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2nd Institute for African Transitional Justice

20-27 novembre 2011
Refugee Law Project, Makerere University, and the African Transitional Justice Research Network, Kitgum, Uganda

The Refugee Law Project (RLP), Faculty of Law, Makerere University, Kampala, Uganda, in collaboration with the African Transitional Justice Research Network (ATJRN) is accepting applications to its 2nd Institute for African Transitional Justice (IATJ), an annual week-long residential programme with a focus on Transitional Justice issues in the context of Africa. The Institute, which is scheduled to take place from 20th – 27th November 2011, in Kitgum, Northern Uganda has as its theme : “Whose Memories Count and at What Cost ?”

Memory and memorialization have been chosen as the focus of the 2011 IATJ due to the powerful, albeit highly politicized role, memory plays in the analysis of the past, which invariably influences e the interpretation of the present. The ever-increasing prominence of memorials throughout post -conflict societies in Africa is motivated by the recognition that memory makes demands on us to uncover the “truth” and search for justice. It calls for societies to critically re-examine and reconcile with a painful, often contested past. It gives us an opportunity to record multiple narratives, which can be preserved as a public record in museums and memorials. Memorialization, where ethically and conscientiously conducted, has the potential to raise awareness of the forgotten, carelessly omitted, or simply neglected. The forthcoming Institute seeks to explore the tension between the loud and quiet, the weak and powerful elements of the past : whose memories attain prominence and why, and by implication whose memories are omitted ; consequently, what impact does a memorialization process have on identity formation and citizenship ? Which stakeholders should be involved in decisions relating to memory-work ; what role should these actors play in the memorialization process ? How does a society build a more inclusive historical narrative in the light of resource constraints ? Should development and memorialization intersect ; does this enhance or compromise the prospects for sustainable peace ? What contribution does memorialization make to reconciliation within communities ? Is there a place for memorialization within the education sector ?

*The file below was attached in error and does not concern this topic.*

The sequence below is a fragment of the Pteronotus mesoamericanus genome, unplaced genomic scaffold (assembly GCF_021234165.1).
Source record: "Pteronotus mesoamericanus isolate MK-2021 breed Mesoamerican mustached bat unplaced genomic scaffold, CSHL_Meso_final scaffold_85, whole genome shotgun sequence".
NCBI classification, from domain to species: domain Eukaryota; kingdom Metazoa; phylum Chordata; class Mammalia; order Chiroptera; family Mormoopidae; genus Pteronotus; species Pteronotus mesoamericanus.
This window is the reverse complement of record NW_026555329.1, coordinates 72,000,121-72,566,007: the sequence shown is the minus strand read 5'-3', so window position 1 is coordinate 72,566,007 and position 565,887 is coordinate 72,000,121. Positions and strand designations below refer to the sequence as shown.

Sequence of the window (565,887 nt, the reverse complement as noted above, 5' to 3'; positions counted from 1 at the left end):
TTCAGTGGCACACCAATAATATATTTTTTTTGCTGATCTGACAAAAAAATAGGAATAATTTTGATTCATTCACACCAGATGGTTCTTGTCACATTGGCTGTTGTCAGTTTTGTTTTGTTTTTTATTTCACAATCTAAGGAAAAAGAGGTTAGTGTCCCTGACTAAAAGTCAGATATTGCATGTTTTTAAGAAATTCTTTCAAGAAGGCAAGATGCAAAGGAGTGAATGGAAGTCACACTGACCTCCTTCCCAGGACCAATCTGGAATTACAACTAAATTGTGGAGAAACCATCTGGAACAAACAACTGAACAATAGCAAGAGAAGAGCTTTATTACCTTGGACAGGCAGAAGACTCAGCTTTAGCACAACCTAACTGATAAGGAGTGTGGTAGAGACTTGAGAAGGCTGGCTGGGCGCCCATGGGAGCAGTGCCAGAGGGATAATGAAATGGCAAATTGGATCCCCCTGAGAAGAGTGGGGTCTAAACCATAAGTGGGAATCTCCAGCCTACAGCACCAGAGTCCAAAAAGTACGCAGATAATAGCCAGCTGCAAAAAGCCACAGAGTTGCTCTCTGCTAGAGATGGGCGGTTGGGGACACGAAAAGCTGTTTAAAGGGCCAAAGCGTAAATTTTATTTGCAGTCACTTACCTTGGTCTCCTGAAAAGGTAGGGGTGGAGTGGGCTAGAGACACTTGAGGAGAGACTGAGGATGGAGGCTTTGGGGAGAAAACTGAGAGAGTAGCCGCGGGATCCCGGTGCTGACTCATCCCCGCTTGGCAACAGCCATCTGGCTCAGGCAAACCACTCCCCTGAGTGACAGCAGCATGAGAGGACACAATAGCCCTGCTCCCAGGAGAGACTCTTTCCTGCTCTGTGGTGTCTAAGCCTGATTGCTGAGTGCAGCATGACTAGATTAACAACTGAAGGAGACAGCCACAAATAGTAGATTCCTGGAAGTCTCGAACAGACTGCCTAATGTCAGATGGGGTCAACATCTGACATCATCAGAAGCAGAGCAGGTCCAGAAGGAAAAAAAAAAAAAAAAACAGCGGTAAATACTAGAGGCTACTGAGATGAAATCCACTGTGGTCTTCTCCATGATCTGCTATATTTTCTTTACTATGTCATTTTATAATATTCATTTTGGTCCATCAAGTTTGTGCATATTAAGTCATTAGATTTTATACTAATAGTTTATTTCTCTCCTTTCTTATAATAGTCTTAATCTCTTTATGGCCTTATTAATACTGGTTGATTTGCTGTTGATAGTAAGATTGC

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Publié le 19 octobre 2011

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